ARMSTRONG - The sunny little playhouse that sits behind the gazebo on Armstrong's main street has a century-long history in northern Iowa. Now it is only a block away from its original location.
The playhouse's restoration and new home at the Armstrong Heritage Museum was celebrated in a dedication ceremony Tuesday.
"Our grandfather built that house for our mother, Amelia, when she was only 4 years old in 1904," said Richard Manthe, the eldest of Amelia's three sons. "It was just a block off of Main Street."
?The late Amelia Manthe’s sons pose outside the playhouse built for their mother by their grandfather. The playhouse is now back in Armstrong.
A look inside the playhouse.
All three sons were on hand Tuesday for the dedication.
Amelia Manthe's family moved away when she was a teen, but the playhouse stayed behind.
"As late as 1970, the playhouse was on the original property," said Donald Manthe, another son. "But then it disappeared."
But Amelia never forgot about the playhouse. In fact, it was one of the last things she mentioned when she passed away at the age of 106.
"She had told her sons, 'Wouldn't it be great if we could find my old playhouse again?'" said Paula Dyer, president of the Armstrong Heritage Museum.
The family had looked for the house, but it was difficult with all three sons living out of state. A photo of the playhouse was donated to the Armstrong Heritage Museum, which also became involved in locating the Manthe playhouse.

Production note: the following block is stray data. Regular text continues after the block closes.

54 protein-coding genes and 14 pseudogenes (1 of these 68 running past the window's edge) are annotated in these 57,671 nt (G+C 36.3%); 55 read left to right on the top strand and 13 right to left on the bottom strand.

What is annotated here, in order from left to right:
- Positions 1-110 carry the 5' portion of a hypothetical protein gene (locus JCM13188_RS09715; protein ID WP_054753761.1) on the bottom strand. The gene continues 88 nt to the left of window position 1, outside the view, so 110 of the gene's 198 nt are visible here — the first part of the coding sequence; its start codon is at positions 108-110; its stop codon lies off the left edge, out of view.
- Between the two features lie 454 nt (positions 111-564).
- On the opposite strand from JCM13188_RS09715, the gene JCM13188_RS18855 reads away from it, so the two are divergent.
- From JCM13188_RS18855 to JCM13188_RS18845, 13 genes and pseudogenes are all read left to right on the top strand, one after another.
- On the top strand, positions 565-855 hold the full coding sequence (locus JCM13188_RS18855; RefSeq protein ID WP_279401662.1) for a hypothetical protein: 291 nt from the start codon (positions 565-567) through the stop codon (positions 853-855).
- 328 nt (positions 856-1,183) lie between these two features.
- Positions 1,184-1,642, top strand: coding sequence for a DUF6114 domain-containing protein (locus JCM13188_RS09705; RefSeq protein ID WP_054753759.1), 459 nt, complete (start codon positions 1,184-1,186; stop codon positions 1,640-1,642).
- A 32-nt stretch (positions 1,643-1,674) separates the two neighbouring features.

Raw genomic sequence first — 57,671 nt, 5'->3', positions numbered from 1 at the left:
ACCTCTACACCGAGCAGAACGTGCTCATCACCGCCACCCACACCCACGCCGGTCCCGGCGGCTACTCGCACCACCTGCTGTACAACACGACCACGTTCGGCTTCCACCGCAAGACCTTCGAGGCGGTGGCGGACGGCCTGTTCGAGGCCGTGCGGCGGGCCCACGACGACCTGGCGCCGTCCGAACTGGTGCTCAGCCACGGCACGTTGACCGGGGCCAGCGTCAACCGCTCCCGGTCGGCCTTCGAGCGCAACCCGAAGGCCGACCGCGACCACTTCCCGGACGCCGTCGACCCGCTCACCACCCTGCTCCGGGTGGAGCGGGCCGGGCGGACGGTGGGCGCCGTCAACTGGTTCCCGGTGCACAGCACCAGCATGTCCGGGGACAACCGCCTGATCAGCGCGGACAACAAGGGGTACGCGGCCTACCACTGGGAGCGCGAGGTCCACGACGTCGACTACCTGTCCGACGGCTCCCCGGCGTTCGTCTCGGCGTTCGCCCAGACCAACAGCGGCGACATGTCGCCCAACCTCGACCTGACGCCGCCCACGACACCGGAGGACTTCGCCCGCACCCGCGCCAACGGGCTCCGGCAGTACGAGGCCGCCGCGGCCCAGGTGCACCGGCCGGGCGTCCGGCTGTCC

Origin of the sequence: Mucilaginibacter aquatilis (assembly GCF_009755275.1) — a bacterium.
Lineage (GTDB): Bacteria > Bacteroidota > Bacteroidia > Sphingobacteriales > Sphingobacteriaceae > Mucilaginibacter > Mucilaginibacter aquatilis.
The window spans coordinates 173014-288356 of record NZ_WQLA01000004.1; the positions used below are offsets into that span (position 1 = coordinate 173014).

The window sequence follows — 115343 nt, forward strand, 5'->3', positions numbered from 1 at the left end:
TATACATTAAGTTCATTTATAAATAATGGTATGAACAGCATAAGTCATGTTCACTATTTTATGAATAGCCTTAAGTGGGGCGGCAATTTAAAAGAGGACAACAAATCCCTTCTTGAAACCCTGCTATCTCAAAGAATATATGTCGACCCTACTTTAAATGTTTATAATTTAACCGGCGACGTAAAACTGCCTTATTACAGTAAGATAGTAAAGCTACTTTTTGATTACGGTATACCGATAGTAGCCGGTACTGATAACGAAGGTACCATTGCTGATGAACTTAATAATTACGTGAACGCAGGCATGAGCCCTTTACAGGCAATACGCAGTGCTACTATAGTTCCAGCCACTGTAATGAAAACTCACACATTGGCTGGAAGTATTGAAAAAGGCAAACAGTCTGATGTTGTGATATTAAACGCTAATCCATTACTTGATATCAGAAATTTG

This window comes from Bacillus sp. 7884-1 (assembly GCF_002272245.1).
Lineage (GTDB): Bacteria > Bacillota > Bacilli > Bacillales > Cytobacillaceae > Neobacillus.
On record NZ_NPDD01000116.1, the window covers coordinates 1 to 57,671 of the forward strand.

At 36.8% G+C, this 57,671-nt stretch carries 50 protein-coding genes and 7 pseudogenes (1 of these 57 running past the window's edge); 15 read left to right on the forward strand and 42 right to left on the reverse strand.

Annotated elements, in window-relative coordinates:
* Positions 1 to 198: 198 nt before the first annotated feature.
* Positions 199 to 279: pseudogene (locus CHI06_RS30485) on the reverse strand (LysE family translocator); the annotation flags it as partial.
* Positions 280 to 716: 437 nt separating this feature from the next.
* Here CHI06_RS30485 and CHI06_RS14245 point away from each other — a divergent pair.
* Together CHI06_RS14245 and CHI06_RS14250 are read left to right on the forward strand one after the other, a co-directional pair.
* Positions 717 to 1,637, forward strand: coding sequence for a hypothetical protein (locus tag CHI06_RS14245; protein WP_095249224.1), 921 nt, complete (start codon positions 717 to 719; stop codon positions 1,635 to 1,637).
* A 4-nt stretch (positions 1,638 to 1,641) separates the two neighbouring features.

Distant relatives of Amelia continued the search and, after a few years, they received a lead that took them to Ledyard. The large playhouse was not seen in the town, but a few inquiries led them to Joy and Robby Gelhaus of rural Lakota.
"We had gotten it for our daughter when she was 2 years old," said Joy Gelhaus, who attended the dedication ceremony.
Gelhaus admitted it took a long time to be convinced to sell the playhouse.
"It took about three years of negotiations," she said. "We finally sold it when our daughter graduated high school ... We had just reshingled it, because we had plans of restoring it ourselves."
As it turned out, the playhouse had undergone a few moves between the time it disappeared from its original location. One family had purchased it for their young girls, while another woman used it to house a kiln for her ceramic business.
The playhouse was finally moved back to Armstrong in 2010. A complete renovation was done inside and out. Two special items, Amelia's original doll and the doll bed, made by her father, are on display in the house.
"Seeing the house the way it is today would've made [our mother] the happiest old lady in the world," Donald said.